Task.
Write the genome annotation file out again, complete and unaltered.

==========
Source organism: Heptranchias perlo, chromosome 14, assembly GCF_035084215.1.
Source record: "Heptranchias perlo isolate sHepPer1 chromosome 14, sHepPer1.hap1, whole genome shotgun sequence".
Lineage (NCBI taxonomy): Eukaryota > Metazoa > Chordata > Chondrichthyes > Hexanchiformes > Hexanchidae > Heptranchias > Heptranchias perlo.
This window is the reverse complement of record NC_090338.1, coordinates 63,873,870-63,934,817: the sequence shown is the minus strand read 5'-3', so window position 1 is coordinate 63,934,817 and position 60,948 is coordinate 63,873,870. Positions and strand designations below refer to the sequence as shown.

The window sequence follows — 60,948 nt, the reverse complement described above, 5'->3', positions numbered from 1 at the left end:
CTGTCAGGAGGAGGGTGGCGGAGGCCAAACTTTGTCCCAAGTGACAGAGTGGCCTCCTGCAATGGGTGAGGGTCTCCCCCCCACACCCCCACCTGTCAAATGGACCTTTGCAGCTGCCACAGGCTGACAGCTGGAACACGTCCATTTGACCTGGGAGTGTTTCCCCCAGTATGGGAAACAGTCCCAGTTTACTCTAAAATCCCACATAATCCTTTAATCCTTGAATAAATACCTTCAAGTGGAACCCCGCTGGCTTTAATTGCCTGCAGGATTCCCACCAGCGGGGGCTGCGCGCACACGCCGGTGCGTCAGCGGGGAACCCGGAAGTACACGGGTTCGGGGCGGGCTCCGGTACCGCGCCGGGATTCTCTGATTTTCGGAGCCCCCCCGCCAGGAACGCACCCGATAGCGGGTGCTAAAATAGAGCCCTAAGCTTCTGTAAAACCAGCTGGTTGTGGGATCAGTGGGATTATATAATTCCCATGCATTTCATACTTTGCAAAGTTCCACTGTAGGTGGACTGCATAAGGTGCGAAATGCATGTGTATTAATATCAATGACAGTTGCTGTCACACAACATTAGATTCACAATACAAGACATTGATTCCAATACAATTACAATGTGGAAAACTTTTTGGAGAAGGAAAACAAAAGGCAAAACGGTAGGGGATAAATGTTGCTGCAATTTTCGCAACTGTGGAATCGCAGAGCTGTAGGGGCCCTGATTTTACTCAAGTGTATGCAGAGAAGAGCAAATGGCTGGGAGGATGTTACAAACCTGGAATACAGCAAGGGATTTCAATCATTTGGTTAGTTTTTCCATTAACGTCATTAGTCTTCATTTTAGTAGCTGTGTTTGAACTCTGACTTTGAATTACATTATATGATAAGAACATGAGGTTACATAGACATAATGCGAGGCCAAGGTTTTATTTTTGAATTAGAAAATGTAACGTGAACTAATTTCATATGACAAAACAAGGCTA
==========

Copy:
Source organism: Heptranchias perlo, chromosome 14, assembly GCF_035084215.1.
Source record: "Heptranchias perlo isolate sHepPer1 chromosome 14, sHepPer1.hap1, whole genome shotgun sequence".
Lineage (NCBI taxonomy): Eukaryota > Metazoa > Chordata > Chondrichthyes > Hexanchiformes > Hexanchidae > Heptranchias > Heptranchias perlo.
This window is the reverse complement of record NC_090338.1, coordinates 63,873,870-63,934,817: the sequence shown is the minus strand read 5'-3', so window position 1 is coordinate 63,934,817 and position 60,948 is coordinate 63,873,870. Positions and strand designations below refer to the sequence as shown.

The window sequence follows — 60,948 nt, the reverse complement described above, 5'->3', positions numbered from 1 at the left end:
CTGTCAGGAGGAGGGTGGCGGAGGCCAAACTTTGTCCCAAGTGACAGAGTGGCCTCCTGCAATGGGTGAGGGTCTCCCCCCCACACCCCCACCTGTCAAATGGACCTTTGCAGCTGCCACAGGCTGACAGCTGGAACACGTCCATTTGACCTGGGAGTGTTTCCCCCAGTATGGGAAACAGTCCCAGTTTACTCTAAAATCCCACATAATCCTTTAATCCTTGAATAAATACCTTCAAGTGGAACCCCGCTGGCTTTAATTGCCTGCAGGATTCCCACCAGCGGGGGCTGCGCGCACACGCCGGTGCGTCAGCGGGGAACCCGGAAGTACACGGGTTCGGGGCGGGCTCCGGTACCGCGCCGGGATTCTCTGATTTTCGGAGCCCCCCCGCCAGGAACGCACCCGATAGCGGGTGCTAAAATAGAGCCCTAAGCTTCTGTAAAACCAGCTGGTTGTGGGATCAGTGGGATTATATAATTCCCATGCATTTCATACTTTGCAAAGTTCCACTGTAGGTGGACTGCATAAGGTGCGAAATGCATGTGTATTAATATCAATGACAGTTGCTGTCACACAACATTAGATTCACAATACAAGACATTGATTCCAATACAATTACAATGTGGAAAACTTTTTGGAGAAGGAAAACAAAAGGCAAAACGGTAGGGGATAAATGTTGCTGCAATTTTCGCAACTGTGGAATCGCAGAGCTGTAGGGGCCCTGATTTTACTCAAGTGTATGCAGAGAAGAGCAAATGGCTGGGAGGATGTTACAAACCTGGAATACAGCAAGGGATTTCAATCATTTGGTTAGTTTTTCCATTAACGTCATTAGTCTTCATTTTAGTAGCTGTGTTTGAACTCTGACTTTGAATTACATTATATGATAAGAACATGAGGTTACATAGACATAATGCGAGGCCAAGGTTTTATTTTTGAATTAGAAAATGTAACGTGAACTAATTTCATATGACAAAACAAGGCTA